In its rich history, Bristol has nurtured some of the great stars of the past and present.
We would like to thank Dave Fox and Mark Hoskins for allowing us to take advantage of the superb research they did for their book "Bristol Football Club (RFU) - 100 Greats". Dave and Mark contributed the information and the images.
If you would like to get more information on the club, its players and its history, then you can buy their book at most leading bookshops in Bristol.
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Date of Birth 25/6/1950
Honours Gloucestershire, Public School Wanderers, Barbarians, England & Wales XV, England, British Lions
Career 1969-86 519 games
Scored 1516 pts (384t, 4c, 1dg)
Alan Morley was the most prolific try scorer the sport of rugby union has seen. The world record try scorer, he took great pride in his Bristol career and was the holder of several club records.
A pupil at Colston's School, Morley was "discovered" by David Rollitt, his maths and rugby teacher and Bristol number 8. Rollitt provided great encouragement and when Bristol held a mid-season trial match in 1968 Rollitt ensured Morley's name was put forward. He had a particularly successful game, scored a try and was invited to join Bristol.
Although still at school, he played for Bristol United against Abercarn at Christmas 1968 and made his first XV debut against Weston at the end of the season. He had no affiliation with a Combination club, but later played a handful of games for Old Colstonians.
Bristol had an embarrassment of riches on the wing, but Morley had talents that couldn't be ignored. Initially a centre, coach Peter Colston moved him closer to the touchline, explaining "you don't like passing"! Whether by accident or design it was a seminal moment. Bristol suddenly had the most extraordinary of try-scoring wings.
Morley possessed great anticipation, judgement and vision, although these qualities were only part of the story. Not the fastest runner in the side he could still swerve at top speed, had good hands and possessed the physique and power to hand off opponents. Crucially, he had the extraordinary footballing skills to make the most of even the merest of chances.
In the early part of his career he was watched by the Welsh selectors. Qualifying for Wales through his Welsh mother, Morley opted for England before Welsh advances went too far. He was selected for England's tour to South Africa in 1972, scored a couple of tries in provincial matches and was then chosen for the international in Johannesburg. He received a telegram from Rees Stephens, chairman of Welsh Selectors: "Heartiest congratulations. Good luck on Saturday from one Welshman to another".
Morley scored the only try in a remarkable 18-9 victory. He played against New Zealand, Wales and Ireland the following year, but was not selected again until recalled to play Scotland in 1975, when he scored England's only try. He toured Australia that summer and played in both internationals. The second test, the "battle of Brisbane", was Morley's last international. Coincidentally, it was the final England appearance of his mentor, Rollitt. Morley won a mere seven caps for England.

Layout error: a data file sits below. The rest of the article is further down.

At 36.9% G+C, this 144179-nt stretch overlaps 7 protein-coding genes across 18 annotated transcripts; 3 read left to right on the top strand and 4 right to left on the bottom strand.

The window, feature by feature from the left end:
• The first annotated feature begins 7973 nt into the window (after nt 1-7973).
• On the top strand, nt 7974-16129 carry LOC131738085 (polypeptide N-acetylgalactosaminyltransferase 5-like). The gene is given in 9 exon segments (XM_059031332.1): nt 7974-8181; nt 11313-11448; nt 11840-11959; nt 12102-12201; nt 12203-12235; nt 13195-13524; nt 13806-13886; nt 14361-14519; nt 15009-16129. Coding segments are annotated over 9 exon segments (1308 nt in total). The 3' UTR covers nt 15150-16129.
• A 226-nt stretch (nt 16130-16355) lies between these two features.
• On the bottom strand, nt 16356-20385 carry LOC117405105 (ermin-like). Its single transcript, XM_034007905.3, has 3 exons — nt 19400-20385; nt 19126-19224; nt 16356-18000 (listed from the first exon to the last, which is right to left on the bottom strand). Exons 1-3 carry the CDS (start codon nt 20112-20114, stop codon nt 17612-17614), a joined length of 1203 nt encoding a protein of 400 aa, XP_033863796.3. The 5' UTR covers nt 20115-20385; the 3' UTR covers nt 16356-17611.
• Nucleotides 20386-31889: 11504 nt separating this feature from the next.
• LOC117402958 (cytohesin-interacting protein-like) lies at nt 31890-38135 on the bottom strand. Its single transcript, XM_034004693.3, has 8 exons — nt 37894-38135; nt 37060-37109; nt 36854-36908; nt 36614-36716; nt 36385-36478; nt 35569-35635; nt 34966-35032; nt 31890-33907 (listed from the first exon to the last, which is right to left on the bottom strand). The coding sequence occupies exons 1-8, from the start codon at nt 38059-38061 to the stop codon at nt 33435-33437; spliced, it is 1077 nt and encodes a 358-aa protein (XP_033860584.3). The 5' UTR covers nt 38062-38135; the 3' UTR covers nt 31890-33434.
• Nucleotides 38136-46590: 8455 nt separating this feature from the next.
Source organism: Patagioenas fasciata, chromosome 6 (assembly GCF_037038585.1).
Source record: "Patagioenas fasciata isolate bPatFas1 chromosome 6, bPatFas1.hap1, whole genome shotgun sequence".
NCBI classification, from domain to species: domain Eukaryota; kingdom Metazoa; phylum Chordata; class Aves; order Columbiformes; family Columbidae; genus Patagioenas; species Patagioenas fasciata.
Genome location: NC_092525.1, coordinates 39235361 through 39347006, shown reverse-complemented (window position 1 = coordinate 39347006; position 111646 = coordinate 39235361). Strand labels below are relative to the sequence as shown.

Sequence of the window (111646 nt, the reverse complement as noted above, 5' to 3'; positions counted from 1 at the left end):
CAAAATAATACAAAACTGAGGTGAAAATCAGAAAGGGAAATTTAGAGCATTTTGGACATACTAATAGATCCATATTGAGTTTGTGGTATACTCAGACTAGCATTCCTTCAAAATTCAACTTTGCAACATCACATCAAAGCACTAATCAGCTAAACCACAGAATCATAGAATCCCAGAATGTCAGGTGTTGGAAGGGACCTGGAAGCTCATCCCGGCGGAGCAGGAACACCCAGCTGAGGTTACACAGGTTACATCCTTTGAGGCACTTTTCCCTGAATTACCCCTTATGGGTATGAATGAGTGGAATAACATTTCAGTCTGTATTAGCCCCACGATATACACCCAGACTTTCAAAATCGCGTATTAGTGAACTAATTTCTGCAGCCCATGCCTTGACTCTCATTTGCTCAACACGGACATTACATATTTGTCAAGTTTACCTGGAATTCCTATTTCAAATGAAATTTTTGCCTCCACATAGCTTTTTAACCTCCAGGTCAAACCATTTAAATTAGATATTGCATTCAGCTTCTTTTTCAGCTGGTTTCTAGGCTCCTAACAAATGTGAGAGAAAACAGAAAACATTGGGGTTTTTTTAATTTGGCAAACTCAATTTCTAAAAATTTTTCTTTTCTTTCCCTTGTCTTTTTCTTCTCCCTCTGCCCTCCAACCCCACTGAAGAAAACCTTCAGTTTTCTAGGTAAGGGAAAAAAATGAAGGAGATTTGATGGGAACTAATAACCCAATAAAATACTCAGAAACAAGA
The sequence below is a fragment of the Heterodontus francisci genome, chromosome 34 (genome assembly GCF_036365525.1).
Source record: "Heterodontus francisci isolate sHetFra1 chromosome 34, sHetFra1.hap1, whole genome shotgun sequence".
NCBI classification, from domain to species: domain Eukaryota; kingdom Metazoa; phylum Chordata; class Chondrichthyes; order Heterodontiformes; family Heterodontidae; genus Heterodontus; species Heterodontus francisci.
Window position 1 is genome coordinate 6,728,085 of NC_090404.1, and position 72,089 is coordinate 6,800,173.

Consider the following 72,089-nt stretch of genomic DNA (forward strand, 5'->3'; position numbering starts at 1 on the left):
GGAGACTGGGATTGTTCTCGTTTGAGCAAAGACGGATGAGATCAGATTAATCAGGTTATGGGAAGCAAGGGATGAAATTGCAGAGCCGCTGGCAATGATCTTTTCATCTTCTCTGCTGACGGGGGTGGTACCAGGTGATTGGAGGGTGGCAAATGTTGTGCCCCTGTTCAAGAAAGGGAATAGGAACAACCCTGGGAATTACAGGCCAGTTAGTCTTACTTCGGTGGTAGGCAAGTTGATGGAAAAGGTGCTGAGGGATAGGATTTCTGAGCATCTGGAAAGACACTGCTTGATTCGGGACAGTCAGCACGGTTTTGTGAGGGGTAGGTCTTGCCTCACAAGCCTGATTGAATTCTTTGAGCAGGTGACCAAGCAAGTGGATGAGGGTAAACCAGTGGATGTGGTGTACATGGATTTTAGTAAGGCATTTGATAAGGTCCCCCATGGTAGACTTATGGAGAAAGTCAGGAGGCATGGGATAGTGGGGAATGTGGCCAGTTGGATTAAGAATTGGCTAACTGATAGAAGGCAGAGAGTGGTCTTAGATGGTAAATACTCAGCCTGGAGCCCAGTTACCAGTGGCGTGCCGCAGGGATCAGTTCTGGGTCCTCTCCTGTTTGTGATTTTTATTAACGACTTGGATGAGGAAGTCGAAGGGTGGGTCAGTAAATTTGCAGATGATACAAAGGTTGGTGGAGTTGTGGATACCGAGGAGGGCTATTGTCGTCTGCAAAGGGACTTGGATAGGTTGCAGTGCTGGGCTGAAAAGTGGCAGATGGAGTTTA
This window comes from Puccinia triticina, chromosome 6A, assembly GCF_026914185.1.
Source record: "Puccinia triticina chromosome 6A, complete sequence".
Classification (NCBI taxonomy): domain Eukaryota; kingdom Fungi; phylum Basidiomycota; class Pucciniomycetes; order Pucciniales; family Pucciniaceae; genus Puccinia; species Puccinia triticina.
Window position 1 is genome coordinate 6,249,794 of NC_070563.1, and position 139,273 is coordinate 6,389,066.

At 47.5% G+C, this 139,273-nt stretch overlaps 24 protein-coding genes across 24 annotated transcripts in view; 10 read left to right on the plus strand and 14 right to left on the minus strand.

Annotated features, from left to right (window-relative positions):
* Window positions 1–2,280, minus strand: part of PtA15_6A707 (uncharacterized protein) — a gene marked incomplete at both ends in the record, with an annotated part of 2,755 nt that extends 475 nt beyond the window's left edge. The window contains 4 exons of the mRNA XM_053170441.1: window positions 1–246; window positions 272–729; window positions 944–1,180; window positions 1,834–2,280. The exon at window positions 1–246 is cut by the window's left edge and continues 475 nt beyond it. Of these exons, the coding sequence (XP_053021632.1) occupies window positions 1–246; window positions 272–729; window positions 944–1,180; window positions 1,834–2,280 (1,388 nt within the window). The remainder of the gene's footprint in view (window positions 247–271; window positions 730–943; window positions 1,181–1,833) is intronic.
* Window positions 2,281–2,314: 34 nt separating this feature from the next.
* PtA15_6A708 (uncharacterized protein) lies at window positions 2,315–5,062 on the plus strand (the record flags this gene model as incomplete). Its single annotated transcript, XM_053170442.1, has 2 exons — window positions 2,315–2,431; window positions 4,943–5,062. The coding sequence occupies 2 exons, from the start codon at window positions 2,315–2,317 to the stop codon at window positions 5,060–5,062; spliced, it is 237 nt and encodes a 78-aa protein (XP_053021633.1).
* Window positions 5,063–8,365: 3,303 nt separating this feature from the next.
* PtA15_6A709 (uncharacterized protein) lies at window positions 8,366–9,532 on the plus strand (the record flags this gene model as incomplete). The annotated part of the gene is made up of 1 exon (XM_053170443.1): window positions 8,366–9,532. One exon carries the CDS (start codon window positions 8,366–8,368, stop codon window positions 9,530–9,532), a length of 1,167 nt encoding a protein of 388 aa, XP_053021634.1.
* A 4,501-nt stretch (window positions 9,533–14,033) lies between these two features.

He scored a record 4 tries for England against Western Australia on the 1975 tour, and he represented England and Wales against Scotland and Ireland in 1975 as part of the IRFU Centenary celebrations. The previous year he replaced Clive Rees on the British Lions tour in South Africa, and but for injury on the penultimate Saturday might have played in the final test match.
He toured Italy with the Public School Wanderers in 1971 and was a member of their party which toured Zimbabwe in 1980, scoring 5 tries in one match against the hosts. He played for the Barbarians and represented Gloucestershire on 73 occasions, including several as captain.
There were many highlights in Morley's Bristol career. He scored 6 tries against Cheltenham in 1973 and crossed for 43 tries in the 1983/84 season, narrowly missing Mike Ellery's season's record of 44. Many of his most memorable Bristol tries were in the Cup, perhaps his most important being the match-winning score at the death against Plymouth Albion in 1974.
He played in the 1973, 1983 and 1984 cup finals, experiencing the joys of triumph and the despair of defeat. He was the only Bristol player to play in all these finals.
Morley was vice captain from 1978 to 1980, and again from 1982 to 1985. In between he captained Bristol, and although injured during the 1980/81 season, he top scored with 21 tries. He was also voted Player of the Year, an award he won twice.
His last game for Bristol was against Eastern Ontario in June 1986. He had found his last season tough and was concerned he might keep younger players out of the side so he decided to retire. By then he had played 519 games for Bristol and crossed for 384 tries. These are Bristol career records which are unlikely to be beaten. He did pull on the Bristol United jersey twice in the 1988/89 season to help out and, inevitably, scored two tries. The following season he turned out twice for the Bristol 'A' side, a third XV which functioned for a few seasons, and crossed for four more tries.
Morley was awarded the MBE for services to rugby in 1985 and was made an honorary vice president of the club when he retired. He later helped Bob Hesford coach Bristol and then became Clifton coach. He also coached Bristol's wings on a personal basis in the late 1990s.
He scored a world record 479 tries in first-class rugby. In both local and global terms, Alan Morley was truly a great player.